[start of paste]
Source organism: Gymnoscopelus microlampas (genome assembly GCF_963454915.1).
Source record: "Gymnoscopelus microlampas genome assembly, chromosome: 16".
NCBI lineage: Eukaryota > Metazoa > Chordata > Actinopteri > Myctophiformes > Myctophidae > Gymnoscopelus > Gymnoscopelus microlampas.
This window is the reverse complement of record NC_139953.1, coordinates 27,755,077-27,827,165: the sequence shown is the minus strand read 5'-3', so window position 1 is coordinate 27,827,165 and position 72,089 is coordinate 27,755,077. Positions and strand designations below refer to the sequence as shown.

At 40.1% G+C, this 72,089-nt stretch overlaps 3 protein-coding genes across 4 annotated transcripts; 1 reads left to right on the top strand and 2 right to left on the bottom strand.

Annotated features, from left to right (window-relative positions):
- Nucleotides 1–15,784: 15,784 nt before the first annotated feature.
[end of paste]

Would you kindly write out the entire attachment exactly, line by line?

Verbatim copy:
Source organism: Gymnoscopelus microlampas (genome assembly GCF_963454915.1).
Source record: "Gymnoscopelus microlampas genome assembly, chromosome: 16".
NCBI lineage: Eukaryota > Metazoa > Chordata > Actinopteri > Myctophiformes > Myctophidae > Gymnoscopelus > Gymnoscopelus microlampas.
This window is the reverse complement of record NC_139953.1, coordinates 27,755,077-27,827,165: the sequence shown is the minus strand read 5'-3', so window position 1 is coordinate 27,827,165 and position 72,089 is coordinate 27,755,077. Positions and strand designations below refer to the sequence as shown.

At 40.1% G+C, this 72,089-nt stretch overlaps 3 protein-coding genes across 4 annotated transcripts; 1 reads left to right on the top strand and 2 right to left on the bottom strand.

Annotated features, from left to right (window-relative positions):
- Nucleotides 1–15,784: 15,784 nt before the first annotated feature.